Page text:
Dandruff only happens to men—usually older and possibly balding and slightly overweight men. Right?
Wrong. Chicks can get it too: one of my buds (and she is HAWT) has had the condition for years now. (Although she, like most females, is more likely to call it "dry scalp," which is slightly more socially acceptable than the D-word, dandruff.)
Summer, in fact, is the worst time for scalp woes. We sweat more, which makes hair follicles get inflamed and itchy, and thanks to the heat, your scalp can feel more sensitive and irritated. You can even complicate things by developing an icky condition called folliculitis, where you get reddish, pimple-like spots or whiteheads on the scalp. Shudder!
What to do? Most people, my friend included, tend to reach for a product (typically a zinc-based shampoo) to cure the condition. While that's definitely smart, you may need more help. Here's what a derm and an ND have to say:
Dermatologist tips for dandruff
First, the derm. These tips are from Dr. Vince Bertucci, a Toronto-based dermatologist and special consultant to Head & Shoulders:
- Use a dandruff-fighting shampoo. Look for the ingredient pyrithione zinc, which helps address dandruff-related scalp conditions such as redness, itching, irritation and flakes. Brands to try: Head & Shoulders, Dan-Gard, Pert Plus Dandruff Control, L'Oréal Paris Vive Pro Men Anti-Dandruff
- Protect your scalp from the sun. Wear a wide-brimmed hat and try to minimize sun exposure between 10 a.m. and 3 p.m. when the sun is at its peak. (Obviously, you should be wearing a sunscreen with SPF 30 or greater on your face and body.)
- Don't rub or scratch your scalp. This may aggravate dandruff and compound the problem. Avoid picking off those scales. Rubbing and scratching can lead to inflammation, irritation, redness and even folliculitis.
If these tips don't help, make sure you see a derm to get properly diagnosed. (This is why my friend STILL has the condition, folks!) You could have dandruff OR it could be seborrheic dermatitis, a fungal infection, eczema or psoriasis. Some of the prescription treatments your doctor may recommend include topical corticosteroids lotions, shampoos containing anti-fungal agents or other prescription products.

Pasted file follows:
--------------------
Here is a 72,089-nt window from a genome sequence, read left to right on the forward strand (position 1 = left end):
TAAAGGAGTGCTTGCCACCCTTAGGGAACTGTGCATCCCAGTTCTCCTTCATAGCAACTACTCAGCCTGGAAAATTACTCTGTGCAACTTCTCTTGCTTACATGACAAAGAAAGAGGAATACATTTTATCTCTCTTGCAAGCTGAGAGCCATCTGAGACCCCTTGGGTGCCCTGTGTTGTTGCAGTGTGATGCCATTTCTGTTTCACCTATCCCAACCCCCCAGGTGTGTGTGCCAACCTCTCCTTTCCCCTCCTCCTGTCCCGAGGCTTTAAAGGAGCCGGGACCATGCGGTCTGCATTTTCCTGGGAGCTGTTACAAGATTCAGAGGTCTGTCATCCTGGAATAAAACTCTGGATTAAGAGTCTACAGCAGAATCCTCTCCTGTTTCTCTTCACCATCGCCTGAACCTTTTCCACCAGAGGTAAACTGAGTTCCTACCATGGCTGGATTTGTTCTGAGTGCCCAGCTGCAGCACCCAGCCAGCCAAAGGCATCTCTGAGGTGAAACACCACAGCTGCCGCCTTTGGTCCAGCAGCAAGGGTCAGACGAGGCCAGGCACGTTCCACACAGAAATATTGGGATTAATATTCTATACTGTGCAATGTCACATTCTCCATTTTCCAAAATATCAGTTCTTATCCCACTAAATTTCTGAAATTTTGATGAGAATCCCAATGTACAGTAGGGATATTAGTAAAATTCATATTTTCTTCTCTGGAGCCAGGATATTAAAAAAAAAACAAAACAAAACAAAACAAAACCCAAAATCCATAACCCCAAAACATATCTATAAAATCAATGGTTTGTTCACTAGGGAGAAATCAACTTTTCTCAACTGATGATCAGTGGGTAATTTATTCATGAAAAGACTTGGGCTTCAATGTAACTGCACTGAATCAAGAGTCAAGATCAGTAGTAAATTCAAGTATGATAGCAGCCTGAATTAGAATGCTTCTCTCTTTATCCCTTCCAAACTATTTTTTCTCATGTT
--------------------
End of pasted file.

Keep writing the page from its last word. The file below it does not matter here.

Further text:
Natural remedies for dandruff
Now! Here's where things get interesting, because I'm a firm believer (even though I'm not a doctor!) that conditions like dandruff relate in some way to a nutritional deficiency.
My naturopathic doctor, Natasha Turner of Clear Medicine in Toronto, recently published some tips on her blog about using supplements to treat dandruff, so I wanted to share the nutrients she recommends.
(Remember that I'm not an MD, so consult with your own doc before taking any of these.)
- Zinc citrate: Deficiencies of zinc (the typical dose is 25 to 50 mg per day) can cause dandruff. Zinc (as well as vitamin A) is also very important for oil regulation in the skin and useful in the treatment and prevention of acne.
- Biotin: Dandruff may also be caused by a deficiency of biotin (usual dose is 1000 mcg per day).
- Vitamin C: 1 to 2 grams per day is great for tissue healing and repair.
- Vitamin E: Also good for tissue healing/repair, and is very moisturizing.
- Fish oil concentrate: EPA/DHA oils are very useful for all types of skin conditions. Two-four capsules a day of a pharmaceutical-strength product such as Clear Omega (available from Clear Medicine's online store) can easily meet your needs.
As for diet, Turner recommends considering a gluten-free and dairy-free diet for one month if the diagnosis is eczema, seborrheic dermatitis or psoriasis. She says: "Many, if not all, of these conditions respond to elimination diets and are often related to food allergies."
Neat, huh? So now... over to YOU.
Do you suffer from dandruff "dry scalp"? What has worked for you?